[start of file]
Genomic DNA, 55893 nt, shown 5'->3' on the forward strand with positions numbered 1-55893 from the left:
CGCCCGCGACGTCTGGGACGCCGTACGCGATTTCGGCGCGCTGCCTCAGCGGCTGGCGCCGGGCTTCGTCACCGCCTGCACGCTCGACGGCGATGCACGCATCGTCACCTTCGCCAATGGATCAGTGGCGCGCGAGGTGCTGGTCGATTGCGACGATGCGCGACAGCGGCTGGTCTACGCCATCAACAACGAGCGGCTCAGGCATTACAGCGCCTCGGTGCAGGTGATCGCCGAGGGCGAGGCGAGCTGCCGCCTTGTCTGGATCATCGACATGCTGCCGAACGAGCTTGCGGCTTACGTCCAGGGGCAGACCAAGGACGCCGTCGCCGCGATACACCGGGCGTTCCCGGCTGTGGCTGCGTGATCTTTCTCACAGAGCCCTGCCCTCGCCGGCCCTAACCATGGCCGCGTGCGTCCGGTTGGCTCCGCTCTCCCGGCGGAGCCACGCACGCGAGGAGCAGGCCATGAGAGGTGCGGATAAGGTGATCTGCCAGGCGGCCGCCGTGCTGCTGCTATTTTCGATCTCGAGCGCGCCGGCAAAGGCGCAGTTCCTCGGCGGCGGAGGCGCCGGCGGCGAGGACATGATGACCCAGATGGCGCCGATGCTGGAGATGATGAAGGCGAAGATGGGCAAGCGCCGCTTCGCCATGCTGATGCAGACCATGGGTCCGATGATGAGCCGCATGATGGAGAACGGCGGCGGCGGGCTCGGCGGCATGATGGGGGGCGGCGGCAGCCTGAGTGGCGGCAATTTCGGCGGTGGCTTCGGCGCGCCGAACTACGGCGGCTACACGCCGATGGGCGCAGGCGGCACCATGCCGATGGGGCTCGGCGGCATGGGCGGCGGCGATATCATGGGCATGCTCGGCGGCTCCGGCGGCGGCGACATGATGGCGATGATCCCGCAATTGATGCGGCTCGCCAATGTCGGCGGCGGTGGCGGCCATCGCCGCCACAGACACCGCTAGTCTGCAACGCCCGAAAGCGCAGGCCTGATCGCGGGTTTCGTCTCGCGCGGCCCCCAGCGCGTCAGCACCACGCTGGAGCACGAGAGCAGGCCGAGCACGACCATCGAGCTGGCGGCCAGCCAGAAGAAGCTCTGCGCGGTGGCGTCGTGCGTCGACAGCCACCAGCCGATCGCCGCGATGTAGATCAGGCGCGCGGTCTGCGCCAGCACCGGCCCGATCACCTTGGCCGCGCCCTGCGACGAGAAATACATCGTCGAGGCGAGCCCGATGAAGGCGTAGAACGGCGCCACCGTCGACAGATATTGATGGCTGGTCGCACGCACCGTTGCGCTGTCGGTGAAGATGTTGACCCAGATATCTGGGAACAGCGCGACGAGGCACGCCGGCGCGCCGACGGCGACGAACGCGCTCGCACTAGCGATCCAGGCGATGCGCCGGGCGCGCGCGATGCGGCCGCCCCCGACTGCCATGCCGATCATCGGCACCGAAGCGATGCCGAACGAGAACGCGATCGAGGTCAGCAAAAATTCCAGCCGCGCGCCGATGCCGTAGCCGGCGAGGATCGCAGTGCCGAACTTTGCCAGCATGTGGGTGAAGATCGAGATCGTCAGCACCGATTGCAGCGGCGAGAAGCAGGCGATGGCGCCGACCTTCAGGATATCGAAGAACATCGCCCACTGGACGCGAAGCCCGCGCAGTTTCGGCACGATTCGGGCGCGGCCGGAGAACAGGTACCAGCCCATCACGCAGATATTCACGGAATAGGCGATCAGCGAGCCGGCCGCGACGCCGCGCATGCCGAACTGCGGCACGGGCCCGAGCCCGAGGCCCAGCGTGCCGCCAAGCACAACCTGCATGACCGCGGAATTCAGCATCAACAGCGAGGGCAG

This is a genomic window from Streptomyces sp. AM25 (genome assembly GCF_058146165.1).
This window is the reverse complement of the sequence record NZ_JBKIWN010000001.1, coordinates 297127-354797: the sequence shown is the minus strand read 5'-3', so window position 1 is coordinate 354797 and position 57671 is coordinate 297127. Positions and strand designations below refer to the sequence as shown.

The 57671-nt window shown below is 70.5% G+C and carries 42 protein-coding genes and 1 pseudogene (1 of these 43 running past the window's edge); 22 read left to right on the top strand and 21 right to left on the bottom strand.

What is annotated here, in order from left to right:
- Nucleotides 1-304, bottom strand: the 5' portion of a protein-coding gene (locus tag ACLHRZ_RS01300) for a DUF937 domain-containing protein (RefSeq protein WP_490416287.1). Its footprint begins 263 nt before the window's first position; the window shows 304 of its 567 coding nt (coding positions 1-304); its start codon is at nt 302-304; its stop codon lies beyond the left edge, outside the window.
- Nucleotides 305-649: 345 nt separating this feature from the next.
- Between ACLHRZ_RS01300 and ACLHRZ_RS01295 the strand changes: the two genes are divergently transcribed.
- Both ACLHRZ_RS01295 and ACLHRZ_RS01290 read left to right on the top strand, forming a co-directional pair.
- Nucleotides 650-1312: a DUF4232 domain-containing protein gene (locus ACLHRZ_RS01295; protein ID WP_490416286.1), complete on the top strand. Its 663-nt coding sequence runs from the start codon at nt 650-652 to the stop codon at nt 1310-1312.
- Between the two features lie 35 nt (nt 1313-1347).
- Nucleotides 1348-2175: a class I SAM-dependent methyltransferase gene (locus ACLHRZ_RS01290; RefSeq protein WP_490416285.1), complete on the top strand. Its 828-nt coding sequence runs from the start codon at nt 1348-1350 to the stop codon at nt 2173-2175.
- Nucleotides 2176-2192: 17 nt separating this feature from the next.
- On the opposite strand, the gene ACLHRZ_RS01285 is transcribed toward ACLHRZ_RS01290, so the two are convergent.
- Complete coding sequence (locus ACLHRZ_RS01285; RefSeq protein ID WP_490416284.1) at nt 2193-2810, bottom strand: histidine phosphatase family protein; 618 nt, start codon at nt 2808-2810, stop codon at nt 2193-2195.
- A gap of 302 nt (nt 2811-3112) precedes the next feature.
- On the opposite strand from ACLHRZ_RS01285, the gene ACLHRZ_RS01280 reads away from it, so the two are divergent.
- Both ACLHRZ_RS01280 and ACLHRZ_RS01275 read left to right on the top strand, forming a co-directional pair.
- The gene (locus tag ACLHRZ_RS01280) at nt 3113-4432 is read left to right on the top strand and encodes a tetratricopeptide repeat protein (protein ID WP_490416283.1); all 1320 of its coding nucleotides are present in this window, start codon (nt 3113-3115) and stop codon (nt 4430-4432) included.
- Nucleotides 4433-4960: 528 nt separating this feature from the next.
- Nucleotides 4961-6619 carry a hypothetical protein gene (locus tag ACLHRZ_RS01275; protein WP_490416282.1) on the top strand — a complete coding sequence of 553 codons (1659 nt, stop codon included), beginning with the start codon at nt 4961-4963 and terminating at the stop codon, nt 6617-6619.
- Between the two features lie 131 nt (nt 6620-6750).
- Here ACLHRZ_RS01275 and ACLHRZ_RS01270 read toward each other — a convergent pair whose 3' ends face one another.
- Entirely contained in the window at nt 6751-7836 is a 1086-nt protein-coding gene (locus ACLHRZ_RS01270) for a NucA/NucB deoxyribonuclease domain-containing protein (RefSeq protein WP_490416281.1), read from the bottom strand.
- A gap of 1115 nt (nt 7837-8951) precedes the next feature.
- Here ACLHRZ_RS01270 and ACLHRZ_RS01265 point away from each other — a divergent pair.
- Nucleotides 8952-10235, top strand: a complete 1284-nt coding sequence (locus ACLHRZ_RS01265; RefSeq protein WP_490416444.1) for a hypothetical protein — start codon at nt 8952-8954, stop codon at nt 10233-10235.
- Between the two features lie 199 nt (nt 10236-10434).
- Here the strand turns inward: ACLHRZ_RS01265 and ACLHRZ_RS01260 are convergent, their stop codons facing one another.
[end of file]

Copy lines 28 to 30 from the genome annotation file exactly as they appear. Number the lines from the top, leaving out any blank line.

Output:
- Nucleotides 8952-10235, top strand: a complete 1284-nt coding sequence (locus ACLHRZ_RS01265; RefSeq protein WP_490416444.1) for a hypothetical protein — start codon at nt 8952-8954, stop codon at nt 10233-10235.
- Between the two features lie 199 nt (nt 10236-10434).
- Here the strand turns inward: ACLHRZ_RS01265 and ACLHRZ_RS01260 are convergent, their stop codons facing one another.